October 18, 2023
TOKYO – The Japan Newspaper Publishers and Editors Association called for an early revision of the Copyright Law — which currently allows, in principle, the unauthorized use of copyrighted material for machine learning — at a meeting of a Cultural Affairs Agency body on generative AI and copyright.
The law’s Article 30-4 — newly established in a 2018 revision — allows artificial intelligence systems to machine-learn copyrighted works, such as newspaper articles, without permission from the copyright holders. The law makes an exception for cases that “would unreasonably prejudice the interests of the copyright owner” but provides few specific cases.
At Monday’s hearing, held by a subcommittee of the Culture Council, the newspaper association, also known as Nihon Shinbun Kyokai, presented an example of a generative AI-equipped search engine using news articles — including ones meant to be limited to subscribers — to answer online questions. The association claimed that a large portion of the AI responses to the questions was generated based on newspaper articles learned without permission and that the AI presented a number of expressions similar to the original articles.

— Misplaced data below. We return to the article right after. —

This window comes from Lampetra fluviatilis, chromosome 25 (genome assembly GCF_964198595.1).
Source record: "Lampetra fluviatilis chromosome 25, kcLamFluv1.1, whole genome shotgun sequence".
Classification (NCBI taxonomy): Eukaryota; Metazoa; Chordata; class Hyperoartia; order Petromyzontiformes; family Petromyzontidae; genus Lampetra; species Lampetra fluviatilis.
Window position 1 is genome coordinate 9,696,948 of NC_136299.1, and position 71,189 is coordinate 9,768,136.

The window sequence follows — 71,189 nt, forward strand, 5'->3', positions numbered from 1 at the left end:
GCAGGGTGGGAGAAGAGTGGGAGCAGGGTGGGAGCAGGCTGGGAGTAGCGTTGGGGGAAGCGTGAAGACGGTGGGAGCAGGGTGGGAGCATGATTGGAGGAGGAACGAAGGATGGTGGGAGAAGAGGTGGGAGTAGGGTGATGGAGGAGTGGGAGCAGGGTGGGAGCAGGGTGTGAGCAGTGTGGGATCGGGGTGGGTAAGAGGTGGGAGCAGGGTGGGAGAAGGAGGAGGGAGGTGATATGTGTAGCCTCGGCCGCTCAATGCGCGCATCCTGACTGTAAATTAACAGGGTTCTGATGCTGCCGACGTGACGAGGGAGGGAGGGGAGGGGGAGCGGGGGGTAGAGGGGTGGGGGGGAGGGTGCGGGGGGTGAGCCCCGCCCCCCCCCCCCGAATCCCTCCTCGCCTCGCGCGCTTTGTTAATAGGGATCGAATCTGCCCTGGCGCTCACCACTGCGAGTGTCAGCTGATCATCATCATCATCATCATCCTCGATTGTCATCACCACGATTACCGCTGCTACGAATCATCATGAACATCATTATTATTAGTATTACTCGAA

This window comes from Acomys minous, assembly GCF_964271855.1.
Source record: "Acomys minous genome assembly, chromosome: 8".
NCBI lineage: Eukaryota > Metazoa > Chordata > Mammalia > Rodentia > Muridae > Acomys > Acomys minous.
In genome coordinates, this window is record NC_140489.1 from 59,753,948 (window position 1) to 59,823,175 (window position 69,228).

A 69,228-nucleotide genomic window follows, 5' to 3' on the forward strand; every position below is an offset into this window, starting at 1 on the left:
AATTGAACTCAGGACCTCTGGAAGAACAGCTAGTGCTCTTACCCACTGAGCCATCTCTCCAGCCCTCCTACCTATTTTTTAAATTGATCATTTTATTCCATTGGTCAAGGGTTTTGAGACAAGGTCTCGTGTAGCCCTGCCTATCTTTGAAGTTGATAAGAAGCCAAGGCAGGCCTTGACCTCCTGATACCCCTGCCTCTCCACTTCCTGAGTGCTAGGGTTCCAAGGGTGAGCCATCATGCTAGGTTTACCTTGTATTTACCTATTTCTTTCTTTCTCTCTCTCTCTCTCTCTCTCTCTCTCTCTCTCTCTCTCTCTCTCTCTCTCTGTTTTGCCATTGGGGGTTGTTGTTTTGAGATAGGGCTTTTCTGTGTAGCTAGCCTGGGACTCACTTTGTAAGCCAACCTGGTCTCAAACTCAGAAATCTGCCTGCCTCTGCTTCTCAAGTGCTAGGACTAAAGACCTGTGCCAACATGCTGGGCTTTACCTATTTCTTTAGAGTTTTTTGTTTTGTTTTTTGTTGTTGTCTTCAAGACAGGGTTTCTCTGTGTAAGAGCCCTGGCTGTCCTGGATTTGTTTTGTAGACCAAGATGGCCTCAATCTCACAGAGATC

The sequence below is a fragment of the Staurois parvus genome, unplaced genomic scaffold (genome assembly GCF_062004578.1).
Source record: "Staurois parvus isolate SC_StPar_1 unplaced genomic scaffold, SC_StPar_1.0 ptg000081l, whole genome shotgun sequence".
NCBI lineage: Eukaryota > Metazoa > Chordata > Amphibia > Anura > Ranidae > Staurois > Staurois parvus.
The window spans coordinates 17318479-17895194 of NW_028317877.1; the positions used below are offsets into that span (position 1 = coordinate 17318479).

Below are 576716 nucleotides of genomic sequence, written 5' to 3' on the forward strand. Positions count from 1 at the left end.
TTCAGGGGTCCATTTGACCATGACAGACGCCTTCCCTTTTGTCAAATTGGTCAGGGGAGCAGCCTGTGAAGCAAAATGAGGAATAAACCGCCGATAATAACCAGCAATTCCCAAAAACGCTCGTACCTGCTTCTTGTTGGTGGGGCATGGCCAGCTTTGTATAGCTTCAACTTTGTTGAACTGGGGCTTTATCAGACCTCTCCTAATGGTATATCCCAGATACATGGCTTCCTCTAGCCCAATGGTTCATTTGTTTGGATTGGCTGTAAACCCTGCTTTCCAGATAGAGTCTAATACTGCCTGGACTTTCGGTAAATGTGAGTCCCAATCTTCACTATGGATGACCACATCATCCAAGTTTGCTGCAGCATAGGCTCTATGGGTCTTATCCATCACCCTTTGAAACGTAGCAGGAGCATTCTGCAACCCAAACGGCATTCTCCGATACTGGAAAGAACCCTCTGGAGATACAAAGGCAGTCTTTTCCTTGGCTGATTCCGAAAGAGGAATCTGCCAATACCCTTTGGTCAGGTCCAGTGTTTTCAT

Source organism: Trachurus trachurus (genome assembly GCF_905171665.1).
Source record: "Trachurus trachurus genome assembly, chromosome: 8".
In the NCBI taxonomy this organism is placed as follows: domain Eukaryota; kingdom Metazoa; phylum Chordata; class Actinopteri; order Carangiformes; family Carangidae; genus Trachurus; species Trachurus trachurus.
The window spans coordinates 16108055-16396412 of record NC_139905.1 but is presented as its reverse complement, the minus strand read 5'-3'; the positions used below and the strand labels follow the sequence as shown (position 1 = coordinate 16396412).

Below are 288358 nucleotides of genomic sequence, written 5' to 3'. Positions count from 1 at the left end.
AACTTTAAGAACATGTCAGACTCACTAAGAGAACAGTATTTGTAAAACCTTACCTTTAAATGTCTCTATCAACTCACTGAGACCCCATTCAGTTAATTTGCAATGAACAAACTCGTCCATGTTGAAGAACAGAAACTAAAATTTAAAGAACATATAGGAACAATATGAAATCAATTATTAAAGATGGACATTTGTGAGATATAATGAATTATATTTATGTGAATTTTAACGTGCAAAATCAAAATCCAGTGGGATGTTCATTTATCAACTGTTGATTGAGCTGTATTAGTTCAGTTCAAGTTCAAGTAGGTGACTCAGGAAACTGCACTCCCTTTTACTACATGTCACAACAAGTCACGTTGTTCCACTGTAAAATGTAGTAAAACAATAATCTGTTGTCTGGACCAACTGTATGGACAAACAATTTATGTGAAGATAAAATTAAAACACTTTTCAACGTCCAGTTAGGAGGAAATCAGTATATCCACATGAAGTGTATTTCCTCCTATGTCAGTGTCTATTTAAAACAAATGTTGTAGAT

Citing the fact that newspaper companies sell collections of article data for information analysis, the association stressed that machine learning of articles “unreasonably prejudices the interests of the copyright owner” as described in the wording of the law. It then stressed the need to revise the law and establish a system that allows copyright holders to bar machine learning or to be asked for permission at the time of learning.
Researchers from a national AI research and development corporation who were at the hearing said that they would conduct research and development that would contribute to the prevention of copyright infringement, based on technical issues and legal discussions.